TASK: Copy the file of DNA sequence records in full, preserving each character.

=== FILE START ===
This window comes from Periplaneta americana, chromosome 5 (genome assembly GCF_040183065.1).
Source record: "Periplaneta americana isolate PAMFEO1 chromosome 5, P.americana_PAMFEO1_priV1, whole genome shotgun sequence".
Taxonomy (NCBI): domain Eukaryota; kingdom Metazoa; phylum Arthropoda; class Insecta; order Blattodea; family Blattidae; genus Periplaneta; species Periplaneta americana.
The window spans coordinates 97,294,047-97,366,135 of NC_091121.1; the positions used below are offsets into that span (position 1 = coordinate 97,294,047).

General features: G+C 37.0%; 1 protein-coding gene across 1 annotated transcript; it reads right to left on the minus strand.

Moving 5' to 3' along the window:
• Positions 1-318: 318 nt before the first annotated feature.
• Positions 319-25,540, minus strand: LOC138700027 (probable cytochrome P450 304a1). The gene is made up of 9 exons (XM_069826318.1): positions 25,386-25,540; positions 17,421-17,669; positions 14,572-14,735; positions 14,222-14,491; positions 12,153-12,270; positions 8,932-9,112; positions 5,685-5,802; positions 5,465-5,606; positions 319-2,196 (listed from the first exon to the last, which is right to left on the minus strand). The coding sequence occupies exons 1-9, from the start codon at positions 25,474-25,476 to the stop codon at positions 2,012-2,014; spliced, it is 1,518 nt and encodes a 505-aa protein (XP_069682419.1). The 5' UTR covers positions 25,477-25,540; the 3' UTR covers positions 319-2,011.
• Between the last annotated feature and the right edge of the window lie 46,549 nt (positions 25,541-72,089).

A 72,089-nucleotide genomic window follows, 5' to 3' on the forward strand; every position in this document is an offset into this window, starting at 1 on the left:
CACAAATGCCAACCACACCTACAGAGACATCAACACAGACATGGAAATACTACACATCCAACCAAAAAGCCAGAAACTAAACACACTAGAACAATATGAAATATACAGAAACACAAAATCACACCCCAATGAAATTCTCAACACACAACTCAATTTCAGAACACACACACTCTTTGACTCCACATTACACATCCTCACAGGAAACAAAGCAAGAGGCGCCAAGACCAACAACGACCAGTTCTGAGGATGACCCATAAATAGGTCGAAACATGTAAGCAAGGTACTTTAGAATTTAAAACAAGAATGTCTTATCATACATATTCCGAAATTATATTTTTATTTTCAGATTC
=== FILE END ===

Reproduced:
This window comes from Periplaneta americana, chromosome 5 (genome assembly GCF_040183065.1).
Source record: "Periplaneta americana isolate PAMFEO1 chromosome 5, P.americana_PAMFEO1_priV1, whole genome shotgun sequence".
Taxonomy (NCBI): domain Eukaryota; kingdom Metazoa; phylum Arthropoda; class Insecta; order Blattodea; family Blattidae; genus Periplaneta; species Periplaneta americana.
The window spans coordinates 97,294,047-97,366,135 of NC_091121.1; the positions used below are offsets into that span (position 1 = coordinate 97,294,047).

General features: G+C 37.0%; 1 protein-coding gene across 1 annotated transcript; it reads right to left on the minus strand.

Moving 5' to 3' along the window:
• Positions 1-318: 318 nt before the first annotated feature.
• Positions 319-25,540, minus strand: LOC138700027 (probable cytochrome P450 304a1). The gene is made up of 9 exons (XM_069826318.1): positions 25,386-25,540; positions 17,421-17,669; positions 14,572-14,735; positions 14,222-14,491; positions 12,153-12,270; positions 8,932-9,112; positions 5,685-5,802; positions 5,465-5,606; positions 319-2,196 (listed from the first exon to the last, which is right to left on the minus strand). The coding sequence occupies exons 1-9, from the start codon at positions 25,474-25,476 to the stop codon at positions 2,012-2,014; spliced, it is 1,518 nt and encodes a 505-aa protein (XP_069682419.1). The 5' UTR covers positions 25,477-25,540; the 3' UTR covers positions 319-2,011.
• Between the last annotated feature and the right edge of the window lie 46,549 nt (positions 25,541-72,089).

A 72,089-nucleotide genomic window follows, 5' to 3' on the forward strand; every position in this document is an offset into this window, starting at 1 on the left:
CACAAATGCCAACCACACCTACAGAGACATCAACACAGACATGGAAATACTACACATCCAACCAAAAAGCCAGAAACTAAACACACTAGAACAATATGAAATATACAGAAACACAAAATCACACCCCAATGAAATTCTCAACACACAACTCAATTTCAGAACACACACACTCTTTGACTCCACATTACACATCCTCACAGGAAACAAAGCAAGAGGCGCCAAGACCAACAACGACCAGTTCTGAGGATGACCCATAAATAGGTCGAAACATGTAAGCAAGGTACTTTAGAATTTAAAACAAGAATGTCTTATCATACATATTCCGAAATTATATTTTTATTTTCAGATTC